Protest Against Lockdown

Protest against lockdown

Protesters around the world have been in the streets in recent weeks to reject Covid-19 lockdowns.

Countries are racing to vaccinate the most vulnerable people and reduce the spread of new variants of the coronavirus.

Vaccination campaigns are under way in dozens of countries, the governments have reintroduced or extended restrictions on travel, businesses and much of daily life to contain the virus.

Since the start of the year, many anti-lockdown demonstrations that have led to arrests have taken place in cities across Europe, North America and the Middle East, the latest in a wave of demonstrations since last year when governments first imposed lockdowns.

In the Netherlands, there were more than 500 arrests nationwide with violent protests against the introduction of a lockdown and nighttime curfew in late January, the first in the European country since World War II.

Last weekend, anti-lockdown protests took place in Belgium, Austria, Hungary, France, Spain and Denmark.

Demonstrations have taken different forms from country to country but common factors motivating protesters around the world are:

Economic hardship - Lockdowns have been financially devastating for millions of people who have been unable to work and lost their incomes. Unemployment has soared across major economies since the beginning of the pandemic. Governments in Western countries have cushioned the blow by providing some relief for those who are unable to work remotely and businesses which have been forced to close.

But in developing economies, where people are less likely to be able to work remotely and individuals and businesses are less likely to have sufficient savings to cover for losses - the impact has been more severe.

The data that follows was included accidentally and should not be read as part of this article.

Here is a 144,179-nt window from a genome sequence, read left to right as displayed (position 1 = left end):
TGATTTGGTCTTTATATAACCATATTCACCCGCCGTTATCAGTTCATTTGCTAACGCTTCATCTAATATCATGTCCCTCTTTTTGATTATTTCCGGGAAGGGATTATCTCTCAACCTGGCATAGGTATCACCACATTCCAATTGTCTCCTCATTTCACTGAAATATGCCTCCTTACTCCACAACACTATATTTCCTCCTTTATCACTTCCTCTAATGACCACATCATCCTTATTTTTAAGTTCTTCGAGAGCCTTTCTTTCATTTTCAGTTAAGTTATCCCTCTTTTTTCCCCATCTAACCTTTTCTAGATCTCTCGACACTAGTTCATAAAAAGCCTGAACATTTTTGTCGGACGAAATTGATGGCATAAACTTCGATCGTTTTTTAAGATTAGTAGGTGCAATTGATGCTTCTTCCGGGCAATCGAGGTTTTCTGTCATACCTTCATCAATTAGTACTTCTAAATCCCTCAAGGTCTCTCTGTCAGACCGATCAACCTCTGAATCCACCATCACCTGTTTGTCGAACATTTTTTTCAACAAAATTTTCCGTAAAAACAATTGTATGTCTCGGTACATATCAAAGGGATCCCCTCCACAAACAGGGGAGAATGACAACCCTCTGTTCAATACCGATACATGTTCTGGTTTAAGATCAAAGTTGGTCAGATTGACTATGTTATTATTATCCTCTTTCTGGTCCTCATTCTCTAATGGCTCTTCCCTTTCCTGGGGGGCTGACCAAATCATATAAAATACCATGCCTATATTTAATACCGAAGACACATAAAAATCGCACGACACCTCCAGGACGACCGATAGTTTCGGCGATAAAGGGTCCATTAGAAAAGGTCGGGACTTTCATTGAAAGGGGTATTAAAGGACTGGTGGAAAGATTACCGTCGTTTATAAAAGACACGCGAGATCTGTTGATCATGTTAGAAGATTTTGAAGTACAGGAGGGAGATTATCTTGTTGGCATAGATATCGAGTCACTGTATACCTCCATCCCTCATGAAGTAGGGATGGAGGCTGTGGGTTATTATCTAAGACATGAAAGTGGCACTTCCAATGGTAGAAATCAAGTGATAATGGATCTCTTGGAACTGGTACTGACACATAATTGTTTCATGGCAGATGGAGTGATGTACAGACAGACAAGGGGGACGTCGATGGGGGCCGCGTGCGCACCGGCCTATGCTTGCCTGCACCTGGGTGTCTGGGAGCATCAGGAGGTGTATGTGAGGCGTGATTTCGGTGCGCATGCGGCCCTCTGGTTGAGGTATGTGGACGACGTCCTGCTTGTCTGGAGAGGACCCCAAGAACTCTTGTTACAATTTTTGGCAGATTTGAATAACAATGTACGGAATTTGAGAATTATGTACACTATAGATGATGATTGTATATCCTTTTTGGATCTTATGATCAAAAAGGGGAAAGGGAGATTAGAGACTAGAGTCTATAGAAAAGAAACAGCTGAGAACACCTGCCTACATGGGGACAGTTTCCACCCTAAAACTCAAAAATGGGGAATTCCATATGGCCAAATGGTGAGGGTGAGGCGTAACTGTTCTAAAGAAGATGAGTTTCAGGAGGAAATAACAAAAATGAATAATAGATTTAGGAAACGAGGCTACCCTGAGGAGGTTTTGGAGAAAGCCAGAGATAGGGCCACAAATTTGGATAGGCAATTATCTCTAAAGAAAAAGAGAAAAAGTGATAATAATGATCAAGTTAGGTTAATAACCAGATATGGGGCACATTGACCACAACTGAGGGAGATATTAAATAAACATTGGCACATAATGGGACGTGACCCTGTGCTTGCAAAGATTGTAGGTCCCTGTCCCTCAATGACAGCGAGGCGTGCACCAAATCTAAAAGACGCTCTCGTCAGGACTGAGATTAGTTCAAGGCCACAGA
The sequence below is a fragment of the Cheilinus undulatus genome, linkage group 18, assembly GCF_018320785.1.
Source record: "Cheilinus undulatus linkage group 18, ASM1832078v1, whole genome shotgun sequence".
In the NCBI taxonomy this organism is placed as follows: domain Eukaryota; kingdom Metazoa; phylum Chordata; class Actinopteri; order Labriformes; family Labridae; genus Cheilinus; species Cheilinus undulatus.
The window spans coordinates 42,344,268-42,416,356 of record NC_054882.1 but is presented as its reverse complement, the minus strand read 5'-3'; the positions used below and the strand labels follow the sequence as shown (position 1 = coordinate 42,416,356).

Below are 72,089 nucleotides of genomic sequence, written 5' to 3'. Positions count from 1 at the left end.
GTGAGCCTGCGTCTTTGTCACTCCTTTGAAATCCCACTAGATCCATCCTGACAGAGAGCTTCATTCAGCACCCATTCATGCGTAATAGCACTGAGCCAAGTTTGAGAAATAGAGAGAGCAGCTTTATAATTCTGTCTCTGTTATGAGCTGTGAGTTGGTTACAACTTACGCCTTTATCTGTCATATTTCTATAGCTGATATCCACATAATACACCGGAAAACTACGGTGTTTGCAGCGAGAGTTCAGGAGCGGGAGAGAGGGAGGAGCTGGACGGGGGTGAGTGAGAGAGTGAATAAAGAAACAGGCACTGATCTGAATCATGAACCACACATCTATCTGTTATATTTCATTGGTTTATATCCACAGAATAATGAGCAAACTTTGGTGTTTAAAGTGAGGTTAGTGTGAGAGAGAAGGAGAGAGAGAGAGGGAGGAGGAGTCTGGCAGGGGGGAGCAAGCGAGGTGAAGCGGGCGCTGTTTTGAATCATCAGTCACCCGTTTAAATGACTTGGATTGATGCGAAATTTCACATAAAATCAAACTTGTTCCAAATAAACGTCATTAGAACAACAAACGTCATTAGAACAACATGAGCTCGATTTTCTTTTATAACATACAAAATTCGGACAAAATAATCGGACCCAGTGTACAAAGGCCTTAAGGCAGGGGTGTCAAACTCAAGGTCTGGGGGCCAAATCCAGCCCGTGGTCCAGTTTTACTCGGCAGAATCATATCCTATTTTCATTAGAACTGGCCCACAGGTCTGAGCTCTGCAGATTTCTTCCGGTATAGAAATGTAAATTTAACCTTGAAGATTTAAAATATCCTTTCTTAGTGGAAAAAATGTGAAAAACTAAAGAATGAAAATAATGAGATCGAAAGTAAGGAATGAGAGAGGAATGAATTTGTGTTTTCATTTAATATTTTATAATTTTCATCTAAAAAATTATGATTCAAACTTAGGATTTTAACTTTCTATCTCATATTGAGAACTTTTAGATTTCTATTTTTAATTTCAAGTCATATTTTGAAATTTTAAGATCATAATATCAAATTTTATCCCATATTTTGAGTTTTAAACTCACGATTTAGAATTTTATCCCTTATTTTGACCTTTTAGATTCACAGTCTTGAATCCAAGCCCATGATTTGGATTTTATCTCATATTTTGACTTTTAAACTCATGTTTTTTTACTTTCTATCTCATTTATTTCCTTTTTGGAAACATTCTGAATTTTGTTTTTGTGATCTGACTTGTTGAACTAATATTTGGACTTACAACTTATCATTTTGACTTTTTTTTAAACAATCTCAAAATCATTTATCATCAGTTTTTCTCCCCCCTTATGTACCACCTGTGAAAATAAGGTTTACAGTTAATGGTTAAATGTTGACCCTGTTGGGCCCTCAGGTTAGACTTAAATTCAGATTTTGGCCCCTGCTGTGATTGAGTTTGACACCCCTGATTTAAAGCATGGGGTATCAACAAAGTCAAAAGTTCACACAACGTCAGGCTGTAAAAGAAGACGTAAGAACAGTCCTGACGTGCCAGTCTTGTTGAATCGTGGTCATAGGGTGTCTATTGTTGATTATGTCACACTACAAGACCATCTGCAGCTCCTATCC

Misinformation - Since the start of the pandemic, health misinformation has spread online. Conspiracy theories and myths about the virus and the vaccinations to stop it spreading have been shared and viewed around the world.

People like US President Donald Trump and Brazilian President Jair Bolsonaro used social media to spread misinformation about the virus causing people to doubt health advice and vaccinations from their governments.

Diverse groups including conspiracy theorists and anti-vaccine protesters have used the misinformation to create more fear, uncertainty and doubt to boost their support in the protests against lockdowns.

The large negative financial impact of lockdown has caused many to question whether the disease actually exists or is no worse than the seasonal flu and that governments have manufactured the crisis to boost their power.

Governments need to provide clear and consistent messaging around the coronavirus, lockdowns and the vaccines to build trust among its people and provide financial support to get through these tough times.


Comments (3)

  • tom Tom @ the BNC
    18 Feb 2021

    Thank you for this post, discreet_drum! Clearly lots of research has been done. Can you tell us which website you got your information from? And do you have any questions others could answer about this?

    Reply to this comment
  • Upton-Cross-logo-250x250.jpg discreet_drum | Upton Cross Primary School
    18 Feb 2021

    Thanks Tom, I got my research from Aljazeera, a question for others could be: people use and trust science and medicine in areas of their lives, so why don't they trust it during the virus? Explain why.

    Another question could be: Has the government spent less on health than other European countries in the last 10 years, and have now had to spend a lot more? If so, should the government now say, they will spend as much as countries like France and Germany, to insure we have a better health system?

    Reply to this comment
    1. tom Tom @ the BNC
      discreet_drum's comment 18 Feb 2021

      Great questions!

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